This schoolgirl stood up and recited a poem to us called "Menstruation." It was all about how no LONGER do they feel ashamed and no LONGER do they miss school because of the teasing and embarrassment. And they showed us how they were taught to make their own sanitary napkins by a World Vision-funded program and now they can feel free and empowered.


They learned to measure and sew the material, then fill it with a piece of plastic and cotton wool. When the cotton wool is filled with blood they throw it away, wash the material, then re-fill it with cotton. Such a simple thing, to give dignity to these girls. I was incredibly touched and humbled. I'm due for my period soon so I just packed some tampons. Didn't think twice.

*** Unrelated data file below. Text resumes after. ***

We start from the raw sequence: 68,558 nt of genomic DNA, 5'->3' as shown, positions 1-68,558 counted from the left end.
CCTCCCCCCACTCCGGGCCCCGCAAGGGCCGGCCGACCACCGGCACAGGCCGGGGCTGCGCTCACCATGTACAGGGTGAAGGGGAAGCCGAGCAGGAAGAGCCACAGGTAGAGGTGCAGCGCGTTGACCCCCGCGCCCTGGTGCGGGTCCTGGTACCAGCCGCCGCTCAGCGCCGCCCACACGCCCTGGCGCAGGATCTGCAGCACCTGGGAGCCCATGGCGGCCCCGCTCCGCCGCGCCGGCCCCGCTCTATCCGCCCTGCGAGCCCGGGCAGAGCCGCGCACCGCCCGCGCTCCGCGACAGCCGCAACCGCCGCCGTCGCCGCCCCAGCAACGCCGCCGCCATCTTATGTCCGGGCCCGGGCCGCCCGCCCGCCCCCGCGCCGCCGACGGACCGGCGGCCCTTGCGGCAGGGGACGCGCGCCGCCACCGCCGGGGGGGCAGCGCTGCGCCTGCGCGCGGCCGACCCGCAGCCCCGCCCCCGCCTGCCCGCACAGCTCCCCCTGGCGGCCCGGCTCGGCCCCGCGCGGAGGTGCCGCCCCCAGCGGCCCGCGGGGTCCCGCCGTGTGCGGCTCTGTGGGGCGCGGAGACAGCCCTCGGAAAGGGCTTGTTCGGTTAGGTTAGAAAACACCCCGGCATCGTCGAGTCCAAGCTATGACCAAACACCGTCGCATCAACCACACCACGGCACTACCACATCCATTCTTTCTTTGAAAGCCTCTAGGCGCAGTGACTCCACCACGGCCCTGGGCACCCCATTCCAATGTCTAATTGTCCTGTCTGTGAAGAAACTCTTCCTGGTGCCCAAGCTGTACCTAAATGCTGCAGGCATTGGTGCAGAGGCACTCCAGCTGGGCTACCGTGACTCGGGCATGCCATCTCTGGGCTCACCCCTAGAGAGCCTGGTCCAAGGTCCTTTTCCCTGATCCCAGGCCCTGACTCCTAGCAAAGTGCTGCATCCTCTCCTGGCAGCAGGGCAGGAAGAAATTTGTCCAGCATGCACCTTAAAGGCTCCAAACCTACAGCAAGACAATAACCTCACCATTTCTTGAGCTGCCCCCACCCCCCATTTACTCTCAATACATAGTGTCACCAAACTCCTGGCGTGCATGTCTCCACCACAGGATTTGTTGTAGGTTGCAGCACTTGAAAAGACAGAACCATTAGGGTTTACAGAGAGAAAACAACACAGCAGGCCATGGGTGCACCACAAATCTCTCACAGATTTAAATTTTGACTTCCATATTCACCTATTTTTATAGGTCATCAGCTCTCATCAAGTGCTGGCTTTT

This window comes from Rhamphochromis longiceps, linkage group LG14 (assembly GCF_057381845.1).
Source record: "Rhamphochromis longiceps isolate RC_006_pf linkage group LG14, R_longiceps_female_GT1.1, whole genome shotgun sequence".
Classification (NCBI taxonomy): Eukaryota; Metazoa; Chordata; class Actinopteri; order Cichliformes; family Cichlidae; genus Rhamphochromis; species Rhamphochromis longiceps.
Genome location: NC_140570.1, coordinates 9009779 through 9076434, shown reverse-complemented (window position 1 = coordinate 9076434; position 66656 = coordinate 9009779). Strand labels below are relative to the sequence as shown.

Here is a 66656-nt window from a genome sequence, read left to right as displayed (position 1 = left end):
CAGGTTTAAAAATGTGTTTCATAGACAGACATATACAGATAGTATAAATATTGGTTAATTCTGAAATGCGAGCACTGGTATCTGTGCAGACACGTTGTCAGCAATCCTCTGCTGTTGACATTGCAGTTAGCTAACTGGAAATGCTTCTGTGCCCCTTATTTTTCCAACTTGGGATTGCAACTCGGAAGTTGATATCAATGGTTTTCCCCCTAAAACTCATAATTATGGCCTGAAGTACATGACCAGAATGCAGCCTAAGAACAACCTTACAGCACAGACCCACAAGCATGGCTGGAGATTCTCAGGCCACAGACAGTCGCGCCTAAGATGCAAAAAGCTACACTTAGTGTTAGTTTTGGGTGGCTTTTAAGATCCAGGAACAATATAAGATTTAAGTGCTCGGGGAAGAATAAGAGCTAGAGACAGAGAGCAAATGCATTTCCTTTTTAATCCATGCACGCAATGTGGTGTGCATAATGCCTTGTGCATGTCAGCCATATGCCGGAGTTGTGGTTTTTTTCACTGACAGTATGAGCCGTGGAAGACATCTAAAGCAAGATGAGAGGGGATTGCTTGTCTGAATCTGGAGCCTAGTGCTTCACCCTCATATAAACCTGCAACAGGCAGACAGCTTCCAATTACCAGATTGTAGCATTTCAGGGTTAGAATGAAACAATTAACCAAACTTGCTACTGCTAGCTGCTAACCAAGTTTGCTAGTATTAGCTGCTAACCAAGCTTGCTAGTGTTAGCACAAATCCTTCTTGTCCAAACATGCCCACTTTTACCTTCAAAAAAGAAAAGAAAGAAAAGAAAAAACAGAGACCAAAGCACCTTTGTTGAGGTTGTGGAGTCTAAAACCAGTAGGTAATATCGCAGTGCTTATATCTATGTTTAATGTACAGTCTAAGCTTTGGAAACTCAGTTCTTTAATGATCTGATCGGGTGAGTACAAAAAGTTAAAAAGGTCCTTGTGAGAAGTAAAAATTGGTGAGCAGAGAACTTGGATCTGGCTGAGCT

I told them they were amazing and special and powerful and they were SO SHY but as I hugged them all goodbye they gripped me HARD.



This concrete thing is the placenta pit at the HIV Clinic we visited yesterday, used to treat women who are HIV-positive and help prevent mother-to-baby transmission. After the birth they drop the placentas down in there, pour paraffin in top and burn them. I announced to the crowd of aid workers that my husband buried the placenta of one of my children under an apple tree and one of the men laughed so hard he had to stop walking and put his hands on legs.

"Apple tree! You grow good apples, yes?"



This guy proudly walked around the fish hatchery in the coolest pink hat and declared: "We are not fisherman. We are doctors of fish."

And man I was so tired at that point. Exhausted. Some parts of the day were SO hot and boring and a little bit gruelling. I wondered if I'm getting too old to do things like this but I think it's just I was exhausted before I even arrived, mentally and spiritually.